Prime Minister Nikol Pashinyan and President Vladimir Putin

Prime Minister Nikol Pashinyan and President Vladimir Putin

At a May 19 videoconference of heads of EAEU member states, Russian President Vladimir Putin, referring to gas requests of Armenia and Belarus, noted that it is too early to talk about uniform gas pricing in the EAEU. According to Putin, deeper integration is needed for this. He noted that if the position of Armenia and Belarus on this issue is unchanged, then this item should be removed from the EAEU development strategy and a strategy adopted without it.

Yerevan circles believe that Putin, in exchange for cheap gas, offers Armenia deep integration, "which is also called political surrender. Apparently, one of the conditions for Russia is the introduction of a single currency based on the ruble," writes Lragir.

The cost of Russian gas supplied to Armenia is 2.8 times more expensive than in Europe. As of the first quarter of 2020, the average price of Russian gas supplied to Europe (at the border) is about $ 87. On the border of Armenia, the price is $ 165 (almost two times more expensive than in Europe).

The high price of Russian gas for Armenia was not affected by its depreciation in Europe, which began before the coronavirus pandemic. In the third quarter of 2019, Russian gas in Europe was already much cheaper than in Armenia, and in April 2020 the price was about $ 59 per thousand cubic meters, reports citing the Armenian NGO “Union of Informed Citizens”.

In early April, Gazprom Armenia applied to the Armenian Public Services Regulatory Commission with a request to revise natural gas tariffs. It is proposed to increase the average tariff by 11% and set it at 136 drams instead of the current 122 drams per cubic meter.

On May 19, Vladimir Putin explained the mechanism of Russian pricing. By asking for a gas price increase for the Armenians, Gazprom Armenia fulfilled the order of the Russian president.

Armenian society is very dissatisfied with the price of Russian gas. Articles published in the Yerevan press necessarily repeat the refrain on strategic cooperation between Russia and Armenia, which Putin does not take into account. The authors demand that Pashinyan refuse to purchase Russian gas and transfer Armenia to gas consumption from Iran.

The Russian political scientist Andrei Ivanov commenting on the statements of Armenian economists that the cost of Russian gas in Europe has decreased significantly and that it is supplied to Armenia at a higher price. He said, “The political leadership of Armenia must understand that the price of gas always depends on many factors - you can’t take the world average price and calculate the cost of fuel deliveries to one or another country,” he told Trend.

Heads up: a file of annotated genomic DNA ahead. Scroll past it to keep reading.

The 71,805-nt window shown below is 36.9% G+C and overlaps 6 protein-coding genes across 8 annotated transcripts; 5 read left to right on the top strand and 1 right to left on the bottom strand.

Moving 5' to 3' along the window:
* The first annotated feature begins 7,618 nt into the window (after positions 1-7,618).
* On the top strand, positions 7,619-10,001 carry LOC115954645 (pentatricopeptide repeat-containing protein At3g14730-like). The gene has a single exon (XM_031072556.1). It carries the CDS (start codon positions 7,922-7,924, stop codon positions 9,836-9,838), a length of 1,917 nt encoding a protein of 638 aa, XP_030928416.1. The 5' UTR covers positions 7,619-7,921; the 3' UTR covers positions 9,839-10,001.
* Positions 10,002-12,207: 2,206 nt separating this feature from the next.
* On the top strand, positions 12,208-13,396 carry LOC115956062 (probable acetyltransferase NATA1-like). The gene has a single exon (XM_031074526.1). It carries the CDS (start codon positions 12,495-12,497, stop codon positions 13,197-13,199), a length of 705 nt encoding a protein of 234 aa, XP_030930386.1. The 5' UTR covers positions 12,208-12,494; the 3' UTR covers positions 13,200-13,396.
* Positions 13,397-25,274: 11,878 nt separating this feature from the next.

For example, Germany, the price of Russian gas for it is noticeably lower than for other European countries simply because the Russian Federation and Germany have a number of joint projects in the energy sector. According to Ivanov, it is worth considering the cost of gas delivery, political risks associated with this, and, of course, the volume of gas supplied.

“For example, gas will be transported from Russia to China through the recently built Power of Siberia pipeline for many years, we are talking about colossal purchases of “blue fuel”, and so China can reasonably count on discounts. As for Armenia, deliveries to this country are relatively small. In addition, there are already concluded long-term contracts and obligations undertaken by Armenia, under which it, in particular, must buy a certain amount of gas from Russia by 2048. ”

According to the political scientist, the fact is that relations between Russia and Armenia are not completely built on a mutually beneficial basis and do not have a solid economic basis, as in the case of bilateral relations between Russia and Azerbaijan:

“Moscow and Yerevan are exchanging political loyalty from each other in exchange for energy resources, economic assistance for the conclusion of a contract, any preferences in exchange for military protection. That is, between Russia and Armenia there are no purely economic contracts, purely political alliances and purely military-technical cooperation. There is precisely mixed bargaining, where objects from things of various planes are objects. Of course, Moscow does not like that Yerevan began to look more to the West. But at the same time, Moscow knows very well that energy resources, security, inclusion in geopolitical projects, a sales market are all in its hands, and therefore there is no serious fear that Armenia will “float away” somewhere, ”Ivanov explained.

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